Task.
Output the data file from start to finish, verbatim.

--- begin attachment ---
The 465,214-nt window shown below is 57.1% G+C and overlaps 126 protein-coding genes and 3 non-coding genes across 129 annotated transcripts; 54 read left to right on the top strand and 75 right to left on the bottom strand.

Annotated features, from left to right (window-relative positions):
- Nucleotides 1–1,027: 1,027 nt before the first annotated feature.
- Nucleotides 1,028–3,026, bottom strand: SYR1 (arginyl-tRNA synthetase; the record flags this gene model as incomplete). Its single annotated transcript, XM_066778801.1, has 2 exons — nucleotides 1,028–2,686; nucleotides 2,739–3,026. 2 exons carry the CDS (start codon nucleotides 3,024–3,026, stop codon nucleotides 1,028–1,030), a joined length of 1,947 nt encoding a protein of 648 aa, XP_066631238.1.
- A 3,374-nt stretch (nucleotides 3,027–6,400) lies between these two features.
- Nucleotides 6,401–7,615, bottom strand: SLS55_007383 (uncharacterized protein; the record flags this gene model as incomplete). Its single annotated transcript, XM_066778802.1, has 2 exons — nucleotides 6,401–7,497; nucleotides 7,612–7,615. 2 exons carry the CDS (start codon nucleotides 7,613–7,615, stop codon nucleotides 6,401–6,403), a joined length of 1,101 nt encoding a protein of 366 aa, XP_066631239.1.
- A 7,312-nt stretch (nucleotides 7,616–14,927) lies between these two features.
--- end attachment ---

The 465,214-nt window shown below is 57.1% G+C and overlaps 126 protein-coding genes and 3 non-coding genes across 129 annotated transcripts; 54 read left to right on the top strand and 75 right to left on the bottom strand.

Annotated features, from left to right (window-relative positions):
- Nucleotides 1–1,027: 1,027 nt before the first annotated feature.
- Nucleotides 1,028–3,026, bottom strand: SYR1 (arginyl-tRNA synthetase; the record flags this gene model as incomplete). Its single annotated transcript, XM_066778801.1, has 2 exons — nucleotides 1,028–2,686; nucleotides 2,739–3,026. 2 exons carry the CDS (start codon nucleotides 3,024–3,026, stop codon nucleotides 1,028–1,030), a joined length of 1,947 nt encoding a protein of 648 aa, XP_066631238.1.
- A 3,374-nt stretch (nucleotides 3,027–6,400) lies between these two features.
- Nucleotides 6,401–7,615, bottom strand: SLS55_007383 (uncharacterized protein; the record flags this gene model as incomplete). Its single annotated transcript, XM_066778802.1, has 2 exons — nucleotides 6,401–7,497; nucleotides 7,612–7,615. 2 exons carry the CDS (start codon nucleotides 7,613–7,615, stop codon nucleotides 6,401–6,403), a joined length of 1,101 nt encoding a protein of 366 aa, XP_066631239.1.
- A 7,312-nt stretch (nucleotides 7,616–14,927) lies between these two features.